An MP3 file is a very poor source for any kind of analysis. This is because MP3 files involve lossy compression, and the degree of compression can vary depending on how the file was encoded. The lossy compression process removes content that the human ear-brain system doesn't notice, but some of that information may be relevant for the type of forensics you are proposing.
However, if you want to do digital forensic analysis on a signal, you will have to work with a digital file of some kind. Ideally, you will work with an uncompressed audio file such as a WAV or AIFF. There are a wide variety of digital signal processes and algorithms out there, so digital is probably the domain you want to work in.
If you want to deal with pure analog, then you have to remain in the analog domain. That probably will require construction purpose-specific equipment.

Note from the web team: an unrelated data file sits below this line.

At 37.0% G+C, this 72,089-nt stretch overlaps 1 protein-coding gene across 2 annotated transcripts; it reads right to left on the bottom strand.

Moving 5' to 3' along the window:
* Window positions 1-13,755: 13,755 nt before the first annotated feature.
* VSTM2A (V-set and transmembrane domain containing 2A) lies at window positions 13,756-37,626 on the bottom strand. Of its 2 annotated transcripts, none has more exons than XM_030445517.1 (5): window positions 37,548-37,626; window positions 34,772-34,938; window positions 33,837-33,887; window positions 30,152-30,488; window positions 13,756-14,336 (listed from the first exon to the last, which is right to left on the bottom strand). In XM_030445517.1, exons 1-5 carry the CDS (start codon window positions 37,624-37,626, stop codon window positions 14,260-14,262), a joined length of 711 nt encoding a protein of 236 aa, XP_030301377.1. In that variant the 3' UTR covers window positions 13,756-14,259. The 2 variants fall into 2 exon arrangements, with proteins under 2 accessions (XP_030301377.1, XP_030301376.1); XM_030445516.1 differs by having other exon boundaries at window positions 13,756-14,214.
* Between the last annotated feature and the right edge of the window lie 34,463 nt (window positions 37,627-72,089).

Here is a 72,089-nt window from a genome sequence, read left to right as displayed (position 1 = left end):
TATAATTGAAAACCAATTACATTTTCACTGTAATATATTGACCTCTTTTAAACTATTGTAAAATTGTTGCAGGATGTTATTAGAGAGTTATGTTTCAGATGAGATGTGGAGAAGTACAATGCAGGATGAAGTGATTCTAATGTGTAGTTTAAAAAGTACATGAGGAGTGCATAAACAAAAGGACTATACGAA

Is it possible to determine without a doubt that the voice heard there is from the original source
This sounds like a legal definition or other domain-specific definition that you are describing. What does "without a doubt" mean? What does "is from the original source" mean?
Some of this analysis will necessarily be out-of-band. What I mean by that is that a digital file can be duplicated and copied. Certain kinds of filtering can be applied after the fact that could be reasonably expected to have been applied at recording time - such as low-pass or high pass filtering or dynamic range compression. It may be very hard or impossible to prove when this kind of transformation was applied to a signal regardless of whether you are dealing with analog or digital material.